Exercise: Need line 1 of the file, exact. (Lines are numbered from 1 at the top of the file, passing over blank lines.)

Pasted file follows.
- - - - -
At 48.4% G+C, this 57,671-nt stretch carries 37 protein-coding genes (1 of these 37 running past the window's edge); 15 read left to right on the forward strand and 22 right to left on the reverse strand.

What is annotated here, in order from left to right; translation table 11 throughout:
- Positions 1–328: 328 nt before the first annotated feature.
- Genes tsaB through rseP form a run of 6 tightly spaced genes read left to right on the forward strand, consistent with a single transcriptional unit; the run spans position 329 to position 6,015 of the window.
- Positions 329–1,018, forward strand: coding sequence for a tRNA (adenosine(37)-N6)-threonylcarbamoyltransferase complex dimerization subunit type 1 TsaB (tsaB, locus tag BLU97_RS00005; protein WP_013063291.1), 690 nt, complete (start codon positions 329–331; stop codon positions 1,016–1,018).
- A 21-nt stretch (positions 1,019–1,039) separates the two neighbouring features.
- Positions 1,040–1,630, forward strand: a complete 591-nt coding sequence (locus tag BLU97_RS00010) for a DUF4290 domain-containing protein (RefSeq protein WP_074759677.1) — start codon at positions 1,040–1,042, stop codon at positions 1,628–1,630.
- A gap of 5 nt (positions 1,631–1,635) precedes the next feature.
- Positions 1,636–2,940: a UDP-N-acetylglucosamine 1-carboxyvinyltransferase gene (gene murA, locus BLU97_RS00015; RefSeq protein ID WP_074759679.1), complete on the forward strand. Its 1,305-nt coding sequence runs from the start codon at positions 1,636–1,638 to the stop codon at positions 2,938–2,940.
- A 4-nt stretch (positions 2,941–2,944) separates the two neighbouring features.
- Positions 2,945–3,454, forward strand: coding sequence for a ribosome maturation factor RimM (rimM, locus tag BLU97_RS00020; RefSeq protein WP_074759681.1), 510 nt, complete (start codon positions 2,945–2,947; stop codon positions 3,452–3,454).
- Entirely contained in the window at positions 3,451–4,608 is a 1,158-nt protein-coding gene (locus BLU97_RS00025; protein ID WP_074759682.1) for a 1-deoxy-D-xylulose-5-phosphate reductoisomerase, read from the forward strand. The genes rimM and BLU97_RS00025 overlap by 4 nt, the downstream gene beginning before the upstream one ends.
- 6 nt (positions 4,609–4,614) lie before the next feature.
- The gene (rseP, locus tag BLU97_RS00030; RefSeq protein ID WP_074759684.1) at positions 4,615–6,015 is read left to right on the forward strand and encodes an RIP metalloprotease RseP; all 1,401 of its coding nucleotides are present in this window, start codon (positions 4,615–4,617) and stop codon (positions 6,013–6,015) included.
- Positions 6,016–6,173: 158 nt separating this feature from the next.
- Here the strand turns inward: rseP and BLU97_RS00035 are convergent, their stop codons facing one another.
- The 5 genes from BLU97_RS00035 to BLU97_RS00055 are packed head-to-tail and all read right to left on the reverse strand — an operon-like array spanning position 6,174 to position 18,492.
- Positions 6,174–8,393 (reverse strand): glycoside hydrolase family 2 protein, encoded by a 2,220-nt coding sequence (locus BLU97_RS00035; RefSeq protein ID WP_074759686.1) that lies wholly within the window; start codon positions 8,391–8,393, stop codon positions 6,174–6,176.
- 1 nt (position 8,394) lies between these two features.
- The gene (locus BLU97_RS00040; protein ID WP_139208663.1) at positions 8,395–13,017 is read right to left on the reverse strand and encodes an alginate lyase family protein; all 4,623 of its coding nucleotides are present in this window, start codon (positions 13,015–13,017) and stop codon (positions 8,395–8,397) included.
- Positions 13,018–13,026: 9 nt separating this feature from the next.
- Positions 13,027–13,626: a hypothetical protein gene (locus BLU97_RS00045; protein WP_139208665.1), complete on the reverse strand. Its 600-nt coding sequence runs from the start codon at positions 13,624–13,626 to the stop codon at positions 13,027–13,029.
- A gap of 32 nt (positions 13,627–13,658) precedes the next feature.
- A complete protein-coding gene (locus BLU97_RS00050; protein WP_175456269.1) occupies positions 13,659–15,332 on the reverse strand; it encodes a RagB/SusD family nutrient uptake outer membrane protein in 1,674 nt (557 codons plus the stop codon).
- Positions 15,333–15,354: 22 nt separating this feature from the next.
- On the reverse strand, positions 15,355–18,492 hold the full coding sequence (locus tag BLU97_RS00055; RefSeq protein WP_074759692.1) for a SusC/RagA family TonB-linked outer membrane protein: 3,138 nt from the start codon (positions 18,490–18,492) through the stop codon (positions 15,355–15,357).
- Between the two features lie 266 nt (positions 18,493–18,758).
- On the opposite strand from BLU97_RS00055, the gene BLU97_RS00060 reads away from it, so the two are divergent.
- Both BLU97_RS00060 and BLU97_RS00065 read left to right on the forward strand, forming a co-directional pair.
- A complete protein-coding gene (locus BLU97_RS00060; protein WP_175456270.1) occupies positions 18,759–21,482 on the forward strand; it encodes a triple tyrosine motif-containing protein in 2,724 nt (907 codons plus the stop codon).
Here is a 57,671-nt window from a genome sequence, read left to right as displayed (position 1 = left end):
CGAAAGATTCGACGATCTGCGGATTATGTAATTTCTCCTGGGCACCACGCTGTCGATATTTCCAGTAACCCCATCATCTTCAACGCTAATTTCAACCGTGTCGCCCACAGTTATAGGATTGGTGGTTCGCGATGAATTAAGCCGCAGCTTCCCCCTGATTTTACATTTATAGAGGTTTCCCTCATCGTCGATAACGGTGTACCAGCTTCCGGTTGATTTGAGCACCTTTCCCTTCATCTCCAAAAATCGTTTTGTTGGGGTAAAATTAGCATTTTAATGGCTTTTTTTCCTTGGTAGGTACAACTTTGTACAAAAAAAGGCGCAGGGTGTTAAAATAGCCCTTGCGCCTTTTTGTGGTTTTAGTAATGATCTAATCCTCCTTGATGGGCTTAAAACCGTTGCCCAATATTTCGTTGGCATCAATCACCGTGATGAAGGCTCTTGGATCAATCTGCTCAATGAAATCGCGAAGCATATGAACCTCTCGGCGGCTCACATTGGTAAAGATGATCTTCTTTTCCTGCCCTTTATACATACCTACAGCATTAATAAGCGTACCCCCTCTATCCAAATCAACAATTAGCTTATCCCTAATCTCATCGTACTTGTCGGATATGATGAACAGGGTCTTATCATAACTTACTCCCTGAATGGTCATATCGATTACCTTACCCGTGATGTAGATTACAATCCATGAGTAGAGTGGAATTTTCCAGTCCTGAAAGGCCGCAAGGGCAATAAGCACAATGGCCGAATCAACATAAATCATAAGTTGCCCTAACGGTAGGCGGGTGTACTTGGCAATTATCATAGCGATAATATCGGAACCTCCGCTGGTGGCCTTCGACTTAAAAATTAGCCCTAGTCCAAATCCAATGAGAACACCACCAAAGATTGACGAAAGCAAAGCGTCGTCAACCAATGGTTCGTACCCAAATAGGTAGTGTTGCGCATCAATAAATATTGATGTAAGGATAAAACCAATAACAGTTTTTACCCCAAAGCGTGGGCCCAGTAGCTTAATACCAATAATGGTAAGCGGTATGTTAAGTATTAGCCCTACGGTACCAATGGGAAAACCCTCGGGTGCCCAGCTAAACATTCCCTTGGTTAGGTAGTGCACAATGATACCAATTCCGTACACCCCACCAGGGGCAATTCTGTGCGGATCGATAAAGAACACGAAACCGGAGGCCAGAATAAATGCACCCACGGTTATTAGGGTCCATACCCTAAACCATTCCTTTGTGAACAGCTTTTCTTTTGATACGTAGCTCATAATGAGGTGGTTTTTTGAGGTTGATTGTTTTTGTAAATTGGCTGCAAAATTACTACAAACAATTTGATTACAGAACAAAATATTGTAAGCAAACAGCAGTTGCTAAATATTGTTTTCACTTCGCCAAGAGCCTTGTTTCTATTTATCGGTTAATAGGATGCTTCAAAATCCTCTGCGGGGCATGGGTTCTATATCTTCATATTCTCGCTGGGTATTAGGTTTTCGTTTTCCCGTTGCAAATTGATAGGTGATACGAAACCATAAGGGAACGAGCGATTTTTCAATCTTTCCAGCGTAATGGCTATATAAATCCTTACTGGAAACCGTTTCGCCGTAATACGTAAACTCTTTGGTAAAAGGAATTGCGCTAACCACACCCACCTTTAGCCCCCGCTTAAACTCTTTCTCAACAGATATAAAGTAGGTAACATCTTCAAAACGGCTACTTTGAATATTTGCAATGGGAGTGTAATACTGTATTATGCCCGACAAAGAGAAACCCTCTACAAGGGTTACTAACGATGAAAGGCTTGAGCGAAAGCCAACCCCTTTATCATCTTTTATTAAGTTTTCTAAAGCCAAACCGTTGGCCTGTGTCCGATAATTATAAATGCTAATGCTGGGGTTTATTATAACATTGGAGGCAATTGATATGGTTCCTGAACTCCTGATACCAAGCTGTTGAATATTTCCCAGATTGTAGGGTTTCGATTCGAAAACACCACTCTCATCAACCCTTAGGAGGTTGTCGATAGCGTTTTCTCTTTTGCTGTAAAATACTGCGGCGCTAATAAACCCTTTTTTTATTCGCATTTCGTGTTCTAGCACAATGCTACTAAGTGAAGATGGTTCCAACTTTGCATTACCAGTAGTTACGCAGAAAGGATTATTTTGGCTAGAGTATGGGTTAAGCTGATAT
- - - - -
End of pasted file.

At 48.4% G+C, this 57,671-nt stretch carries 37 protein-coding genes (1 of these 37 running past the window's edge); 15 read left to right on the forward strand and 22 right to left on the reverse strand.